Five-Run 15th Earns Tribe a Split; Indians 5, Senators 0
Bob Toth | On 23, Nov 2015
June 4, 1948
It took 15 innings to declare the Cleveland Indians the victor at Griffith Stadium against the Washington Senators in a game that started on Friday night and ended in the early hours of Saturday morning.
Three hours and 46 minutes after the game began, the Indians and Nats walked off of the field with a series split. The game was highlighted by an impressive display of durability by starting pitcher Bob Feller of the Indians and Mickey Haefner of the Nats.
Fans in attendance were treated to 23 half-innings of scoreless ball from the night’s starting duo.
Feller looked like a pitcher revived from his past, pitching eleven innings while allowing four hits and six walks. No Nats runner reached third base with Feller on the mound. Haefner went toe to toe with the Indians veteran, giving the Senators 12 scoreless frames while giving up five hits and five walks. He too kept runners out of scoring position, allowing just three Indians to reach second base. Both pitchers struck out five.
Replacing Feller, Bob Muncrief (2-1) was aided by a pair of double play balls. He gave the Indians four scoreless, hitless innings. He walked five and struck out a pair.
The Senators’ relief corps held their own until the top of the 15th, when the Indians finally broke through.
Washington pitcher Tom Ferrick had been the better of the two relievers, walking just one in his first two innings of work after coming in for the 13th inning. But he suddenly became wild in his third inning of work, walking Muncrief and Eddie Robinson to start the inning. Hal Peck, pinch hitting for Bob Kennedy, bunted back to Ferrick, who went to third to cut down the lead runner Muncrief. With one out and runners still on first and second, Dale Mitchell delivered the first run of the marathon with a single through short. Robinson scored from second and Peck replaced him.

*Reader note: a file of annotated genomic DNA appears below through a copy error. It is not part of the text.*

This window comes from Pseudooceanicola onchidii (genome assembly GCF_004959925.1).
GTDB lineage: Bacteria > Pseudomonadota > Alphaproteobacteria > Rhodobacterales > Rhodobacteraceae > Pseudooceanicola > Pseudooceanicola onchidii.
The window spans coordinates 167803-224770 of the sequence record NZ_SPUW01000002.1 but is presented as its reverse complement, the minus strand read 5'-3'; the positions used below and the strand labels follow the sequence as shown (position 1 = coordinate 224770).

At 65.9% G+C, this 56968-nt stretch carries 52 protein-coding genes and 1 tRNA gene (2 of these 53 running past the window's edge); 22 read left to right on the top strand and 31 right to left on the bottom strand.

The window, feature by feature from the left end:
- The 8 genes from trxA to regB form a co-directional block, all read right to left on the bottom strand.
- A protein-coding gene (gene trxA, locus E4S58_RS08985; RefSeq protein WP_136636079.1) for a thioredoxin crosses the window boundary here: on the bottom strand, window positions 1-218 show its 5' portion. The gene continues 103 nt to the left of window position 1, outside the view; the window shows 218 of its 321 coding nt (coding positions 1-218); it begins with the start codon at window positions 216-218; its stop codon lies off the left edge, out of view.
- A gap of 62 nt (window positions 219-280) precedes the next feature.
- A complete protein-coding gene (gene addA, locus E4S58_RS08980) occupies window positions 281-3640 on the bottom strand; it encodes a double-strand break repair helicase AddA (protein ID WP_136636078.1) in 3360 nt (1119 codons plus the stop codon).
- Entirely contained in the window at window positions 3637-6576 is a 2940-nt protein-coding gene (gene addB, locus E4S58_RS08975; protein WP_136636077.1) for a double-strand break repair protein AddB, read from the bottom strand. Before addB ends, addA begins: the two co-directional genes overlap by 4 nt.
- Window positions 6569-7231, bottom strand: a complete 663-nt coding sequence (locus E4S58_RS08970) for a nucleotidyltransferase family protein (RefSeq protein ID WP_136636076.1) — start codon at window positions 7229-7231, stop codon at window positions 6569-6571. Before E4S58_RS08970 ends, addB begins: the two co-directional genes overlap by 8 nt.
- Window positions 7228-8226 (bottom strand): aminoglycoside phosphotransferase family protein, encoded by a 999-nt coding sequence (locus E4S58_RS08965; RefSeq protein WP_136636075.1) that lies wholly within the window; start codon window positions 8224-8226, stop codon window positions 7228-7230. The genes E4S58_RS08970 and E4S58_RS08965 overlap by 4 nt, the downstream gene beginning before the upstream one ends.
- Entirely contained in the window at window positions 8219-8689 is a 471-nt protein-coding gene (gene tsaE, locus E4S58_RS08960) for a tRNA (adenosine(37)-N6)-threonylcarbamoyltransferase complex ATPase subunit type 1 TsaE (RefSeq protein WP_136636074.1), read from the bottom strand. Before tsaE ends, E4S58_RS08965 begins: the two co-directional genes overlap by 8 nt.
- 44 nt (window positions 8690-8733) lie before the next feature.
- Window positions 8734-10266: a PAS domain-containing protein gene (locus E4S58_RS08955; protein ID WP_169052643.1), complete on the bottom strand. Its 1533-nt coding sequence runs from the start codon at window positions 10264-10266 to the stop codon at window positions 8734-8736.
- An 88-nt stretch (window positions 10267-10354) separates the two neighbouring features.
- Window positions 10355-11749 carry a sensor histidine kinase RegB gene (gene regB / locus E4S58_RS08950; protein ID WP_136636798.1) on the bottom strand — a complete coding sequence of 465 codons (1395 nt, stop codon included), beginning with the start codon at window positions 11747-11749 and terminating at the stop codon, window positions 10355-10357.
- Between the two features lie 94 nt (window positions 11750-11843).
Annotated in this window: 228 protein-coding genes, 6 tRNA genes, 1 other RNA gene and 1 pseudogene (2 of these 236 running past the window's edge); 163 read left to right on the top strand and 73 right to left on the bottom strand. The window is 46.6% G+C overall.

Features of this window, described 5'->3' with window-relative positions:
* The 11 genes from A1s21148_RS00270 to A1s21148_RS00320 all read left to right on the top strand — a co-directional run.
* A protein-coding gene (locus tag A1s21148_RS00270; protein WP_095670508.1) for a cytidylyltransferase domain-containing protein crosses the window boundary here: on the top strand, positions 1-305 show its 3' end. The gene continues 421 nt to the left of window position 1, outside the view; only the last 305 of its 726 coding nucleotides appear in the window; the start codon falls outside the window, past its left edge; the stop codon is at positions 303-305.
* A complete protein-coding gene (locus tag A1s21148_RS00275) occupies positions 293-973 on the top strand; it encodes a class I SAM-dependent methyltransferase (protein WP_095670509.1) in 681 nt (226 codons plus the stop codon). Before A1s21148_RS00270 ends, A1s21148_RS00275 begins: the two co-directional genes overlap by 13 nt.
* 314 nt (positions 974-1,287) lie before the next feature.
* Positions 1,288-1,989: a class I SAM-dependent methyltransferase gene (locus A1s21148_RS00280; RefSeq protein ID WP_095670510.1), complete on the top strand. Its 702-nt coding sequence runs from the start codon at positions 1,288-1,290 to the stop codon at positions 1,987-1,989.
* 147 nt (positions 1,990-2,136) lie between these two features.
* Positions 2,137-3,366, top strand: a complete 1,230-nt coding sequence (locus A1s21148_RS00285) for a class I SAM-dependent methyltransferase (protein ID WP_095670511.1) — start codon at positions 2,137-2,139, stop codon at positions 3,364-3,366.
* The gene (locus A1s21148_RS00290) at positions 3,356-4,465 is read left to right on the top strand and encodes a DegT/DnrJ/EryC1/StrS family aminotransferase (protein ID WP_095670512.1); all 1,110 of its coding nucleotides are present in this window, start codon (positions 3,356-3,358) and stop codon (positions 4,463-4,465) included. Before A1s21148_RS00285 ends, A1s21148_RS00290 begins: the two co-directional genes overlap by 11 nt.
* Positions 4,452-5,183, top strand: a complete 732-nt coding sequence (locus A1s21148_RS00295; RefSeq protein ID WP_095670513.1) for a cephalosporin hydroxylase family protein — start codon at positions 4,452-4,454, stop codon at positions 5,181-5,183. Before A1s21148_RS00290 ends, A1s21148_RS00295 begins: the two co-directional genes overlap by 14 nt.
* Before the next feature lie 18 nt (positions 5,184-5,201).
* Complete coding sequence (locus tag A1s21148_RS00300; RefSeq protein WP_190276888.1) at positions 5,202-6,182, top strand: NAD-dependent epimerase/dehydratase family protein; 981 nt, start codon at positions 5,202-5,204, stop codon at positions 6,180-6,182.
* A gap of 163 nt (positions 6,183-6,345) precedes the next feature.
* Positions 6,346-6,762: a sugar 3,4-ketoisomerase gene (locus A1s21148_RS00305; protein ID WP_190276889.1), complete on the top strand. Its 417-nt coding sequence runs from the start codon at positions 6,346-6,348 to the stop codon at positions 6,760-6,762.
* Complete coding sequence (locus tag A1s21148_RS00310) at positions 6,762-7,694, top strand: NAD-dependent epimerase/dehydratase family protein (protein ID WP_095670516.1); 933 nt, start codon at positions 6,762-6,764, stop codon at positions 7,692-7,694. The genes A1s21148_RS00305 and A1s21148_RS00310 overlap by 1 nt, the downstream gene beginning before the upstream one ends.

Nats skipper Joe Kuhel went to the mound and brought in reliever Dick Welteroth. He immediately relinquished a single to Indians manager Lou Boudreau. The knock to center scored Peck and advanced Mitchell to second.
With a 2-0 lead, Mitchell was caught trying to steal third. Boudreau, though, scored on a 400-foot triple by Joe Gordon to straight away center field that followed, and Gordon scored the fourth run of the inning on a single by Ken Keltner. Another triple, this one off of the bat of Wally Judnich, cleared Keltner and gave Cleveland a decisive 5-0 lead.
Muncrief, with plenty of room to maneuver, made quick work of the Nats in the bottom of the inning, retiring all three batters in order to earn the win.
Senators third baseman Eddie Joost was hitless in seven plate appearances in the game, dropping his season batting average eleven points, from .241 entering the day to .230 at the end of the night.
The two teams combined to use 31 players (16 by Cleveland, 15 by Washington) over the course of the night.
After being limited to five hits in the first 14 innings, the Indians had five more in the 15th. The Senators mustered just four total hits on the night.
Feller was booed by the Washington crowd midway through the bottom half of the ninth inning after a sudden flare of wildness. Feller walked a pair of Senators batters consecutively and called time out. After asking home plate umpire Jim Boyer for permission to change his soaking wet undershirt, Boyer agreed to allow the Cleveland ace to enter the dugout for a clothing change.
Five minutes or so later, Feller re-emerged from the dugout and threw warm-up pitches to catcher Jim Hegan, much to the chagrin of Kuhel. After being told to stop throwing to Hegan, Feller turned and threw to shortstop Boudreau, again firing up again the Senators manager.
With the win, the Indians (24-12) remain in first place in the American League by percentage points over the Philadelphia Athletics. The team will hop a train and head to Philadelphia for an afternoon matchup Saturday in the first of four key games against those same rival Athletics.
Gene Bearden is scheduled to pitch for Cleveland in the series opener.